Beadle’s track career with U comes full circle

Jim Schortemeyer

For senior Scott Beadle, running track has always come naturally. Unfortunately for him, so have injuries. Now just weeks away from his last day of class at Minnesota, Beadle’s results have matched the talent he displayed in his freshman year.
But before he came to the Gophers, Beadle’s Division I track career essentially began when his football career ended.
Beadle was a prep standout in several sports in his hometown of Moorhead, Minn. During the first game of his senior year of football, he broke his collarbone.
“After that I didn’t really want to play football anymore,” Beadle said.
It was an unfortunate break for Beadle, who was being recruited to play football at several Division I schools. At the same time, however, the incident is one Minnesota head coach Phil Lundin isn’t upset over. The collarbone injury meant Lundin wouldn’t have to compete with football teams for Beadle.
“Lucky for me, because he would have been a Division I or II football player,” Lundin said. “That’s a lot of money when you only have 12 scholarships.”
Beadle’s impact was immediate in his first year at Minnesota. He set the school record in the 400-meters at the 1994 Big Ten Outdoor Championships, finishing fifth overall.
But instead of taking off, his career became bogged down.
“I was just worn out with injuries all the time,” Beadle said. “I needed a break.”
He was redshirted in 1995, and he admits to giving up on his training. Basically, Beadle said, he avoided the track for a year.
Getting back into the groove has been a gradual process. His results after coming back in 96 were unimpressive for a while. He placed fourth in last season’s 400 at the Big Ten Outdoor Championships, although his time was slower than that from his freshman year.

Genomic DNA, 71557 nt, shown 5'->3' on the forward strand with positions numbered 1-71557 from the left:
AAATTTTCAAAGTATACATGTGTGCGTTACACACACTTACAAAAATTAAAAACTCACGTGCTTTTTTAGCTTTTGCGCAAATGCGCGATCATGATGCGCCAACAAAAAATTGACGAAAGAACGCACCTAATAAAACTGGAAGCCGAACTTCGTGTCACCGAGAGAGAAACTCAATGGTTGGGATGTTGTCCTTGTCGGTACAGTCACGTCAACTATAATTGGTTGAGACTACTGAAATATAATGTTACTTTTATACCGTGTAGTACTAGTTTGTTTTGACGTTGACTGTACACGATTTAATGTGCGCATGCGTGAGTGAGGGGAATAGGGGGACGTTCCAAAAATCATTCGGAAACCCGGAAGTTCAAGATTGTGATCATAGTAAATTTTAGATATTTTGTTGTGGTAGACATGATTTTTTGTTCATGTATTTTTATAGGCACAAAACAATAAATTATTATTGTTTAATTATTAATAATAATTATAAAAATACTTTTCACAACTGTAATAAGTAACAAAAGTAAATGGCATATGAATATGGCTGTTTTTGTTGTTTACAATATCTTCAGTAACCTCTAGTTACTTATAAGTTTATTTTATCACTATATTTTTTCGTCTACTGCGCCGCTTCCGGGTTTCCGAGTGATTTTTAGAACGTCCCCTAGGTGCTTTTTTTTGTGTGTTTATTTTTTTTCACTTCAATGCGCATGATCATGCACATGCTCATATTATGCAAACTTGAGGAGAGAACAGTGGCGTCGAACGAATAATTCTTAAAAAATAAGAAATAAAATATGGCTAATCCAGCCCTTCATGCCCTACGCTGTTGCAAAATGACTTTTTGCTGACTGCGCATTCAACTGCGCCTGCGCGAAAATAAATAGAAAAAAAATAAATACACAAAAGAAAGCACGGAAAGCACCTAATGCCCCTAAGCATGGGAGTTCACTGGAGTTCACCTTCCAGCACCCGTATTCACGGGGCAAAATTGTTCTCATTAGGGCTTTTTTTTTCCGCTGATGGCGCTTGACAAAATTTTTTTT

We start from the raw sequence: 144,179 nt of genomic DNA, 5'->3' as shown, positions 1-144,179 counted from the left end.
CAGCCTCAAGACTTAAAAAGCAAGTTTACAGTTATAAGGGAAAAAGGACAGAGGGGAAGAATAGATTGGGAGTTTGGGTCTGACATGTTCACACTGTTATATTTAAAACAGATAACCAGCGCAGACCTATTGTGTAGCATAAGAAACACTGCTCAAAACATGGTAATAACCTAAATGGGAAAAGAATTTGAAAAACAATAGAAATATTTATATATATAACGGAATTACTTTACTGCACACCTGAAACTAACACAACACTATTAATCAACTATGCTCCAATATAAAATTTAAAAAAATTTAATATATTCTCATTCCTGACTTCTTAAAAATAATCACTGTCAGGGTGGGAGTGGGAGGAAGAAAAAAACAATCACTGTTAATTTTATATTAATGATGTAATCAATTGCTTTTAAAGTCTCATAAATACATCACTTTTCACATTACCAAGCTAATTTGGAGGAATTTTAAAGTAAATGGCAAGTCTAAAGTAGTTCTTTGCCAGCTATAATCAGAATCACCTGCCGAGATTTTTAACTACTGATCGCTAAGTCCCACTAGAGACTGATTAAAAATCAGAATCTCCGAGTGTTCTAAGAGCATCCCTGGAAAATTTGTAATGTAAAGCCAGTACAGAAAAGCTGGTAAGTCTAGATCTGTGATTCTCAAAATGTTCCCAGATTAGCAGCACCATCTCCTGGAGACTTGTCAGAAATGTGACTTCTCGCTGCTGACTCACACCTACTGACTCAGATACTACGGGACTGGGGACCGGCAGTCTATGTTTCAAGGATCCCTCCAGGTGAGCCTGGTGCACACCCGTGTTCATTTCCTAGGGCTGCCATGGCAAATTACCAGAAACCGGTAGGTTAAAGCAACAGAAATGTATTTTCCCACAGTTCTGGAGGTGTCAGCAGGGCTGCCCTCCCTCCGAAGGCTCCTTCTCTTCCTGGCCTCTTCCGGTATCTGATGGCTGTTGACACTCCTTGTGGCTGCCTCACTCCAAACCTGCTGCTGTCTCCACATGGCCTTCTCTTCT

Past seasons aside, Beadle has finally achieved some of the potential Lundin saw in him back in 10th grade. At last week’s Maroon and Gold Open, Beadle shaved almost a second off his old 400-meter school record with a 46.16 second run.
The explanation for the sudden drop in times varies. Lundin claimed the drop is because it’s Beadle’s final year, while Beadle cites better health, as well as future running considerations.
“This summer I’m going to try for two months to run in Europe,” Beadle said. “This is my last chance to show what I can do.”
Beadle’s times this year have put him in a leadership role, a somewhat awkward place for someone self-described as a “quiet guy.”
“Everybody just knows he’s the stud,” Lundin said. “I can’t say he’s one of those rah-rah guys.”
Quiet his results are not. His time in the 400-meter run is one of the fastest in the Big Ten, and it includes this sidenote: He ran it without resting from training.
For Minnesota, that’s very good news because he is almost sure to go as fast or faster at the Big Ten Championships. But even with those results, one gets the sense that Beadle has been frustrated by the three years between his freshman and senior years. He admits regretting some training choices he made in the past.
“Even though I really needed that time off, I wish I hadn’t taken it,” Beadle said. “I wish I would have just kept training.”
Lundin admits to being a big fan of Beadle — but not just because of the points he can score for the Gophers. He respects Beadle’s quiet demeanor and team leadership.
“In this era of loud, in-your-face sports heroes, he’s kind of the anti-hero,” Lundin said.